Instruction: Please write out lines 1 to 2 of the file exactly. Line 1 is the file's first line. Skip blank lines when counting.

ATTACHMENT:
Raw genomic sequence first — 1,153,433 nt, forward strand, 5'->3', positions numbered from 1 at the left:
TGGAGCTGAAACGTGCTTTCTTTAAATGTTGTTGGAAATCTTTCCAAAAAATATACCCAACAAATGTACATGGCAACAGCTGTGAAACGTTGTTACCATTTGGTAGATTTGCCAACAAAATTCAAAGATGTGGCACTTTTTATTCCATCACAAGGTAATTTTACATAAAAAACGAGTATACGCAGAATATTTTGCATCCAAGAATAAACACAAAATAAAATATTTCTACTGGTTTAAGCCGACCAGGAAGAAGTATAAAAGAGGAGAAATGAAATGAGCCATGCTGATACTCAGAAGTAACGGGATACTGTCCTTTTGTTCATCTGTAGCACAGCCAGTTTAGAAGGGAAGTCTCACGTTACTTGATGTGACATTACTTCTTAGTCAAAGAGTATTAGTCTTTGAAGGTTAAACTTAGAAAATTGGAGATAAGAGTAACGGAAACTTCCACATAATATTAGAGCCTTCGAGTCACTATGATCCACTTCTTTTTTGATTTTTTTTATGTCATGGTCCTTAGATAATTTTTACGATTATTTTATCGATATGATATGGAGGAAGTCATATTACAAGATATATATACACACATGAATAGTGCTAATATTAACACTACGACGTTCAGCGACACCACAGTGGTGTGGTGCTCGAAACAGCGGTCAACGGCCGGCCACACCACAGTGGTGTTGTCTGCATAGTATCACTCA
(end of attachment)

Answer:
Raw genomic sequence first — 1,153,433 nt, forward strand, 5'->3', positions numbered from 1 at the left:
TGGAGCTGAAACGTGCTTTCTTTAAATGTTGTTGGAAATCTTTCCAAAAAATATACCCAACAAATGTACATGGCAACAGCTGTGAAACGTTGTTACCATTTGGTAGATTTGCCAACAAAATTCAAAGATGTGGCACTTTTTATTCCATCACAAGGTAATTTTACATAAAAAACGAGTATACGCAGAATATTTTGCATCCAAGAATAAACACAAAATAAAATATTTCTACTGGTTTAAGCCGACCAGGAAGAAGTATAAAAGAGGAGAAATGAAATGAGCCATGCTGATACTCAGAAGTAACGGGATACTGTCCTTTTGTTCATCTGTAGCACAGCCAGTTTAGAAGGGAAGTCTCACGTTACTTGATGTGACATTACTTCTTAGTCAAAGAGTATTAGTCTTTGAAGGTTAAACTTAGAAAATTGGAGATAAGAGTAACGGAAACTTCCACATAATATTAGAGCCTTCGAGTCACTATGATCCACTTCTTTTTTGATTTTTTTTATGTCATGGTCCTTAGATAATTTTTACGATTATTTTATCGATATGATATGGAGGAAGTCATATTACAAGATATATATACACACATGAATAGTGCTAATATTAACACTACGACGTTCAGCGACACCACAGTGGTGTGGTGCTCGAAACAGCGGTCAACGGCCGGCCACACCACAGTGGTGTTGTCTGCATAGTATCACTCA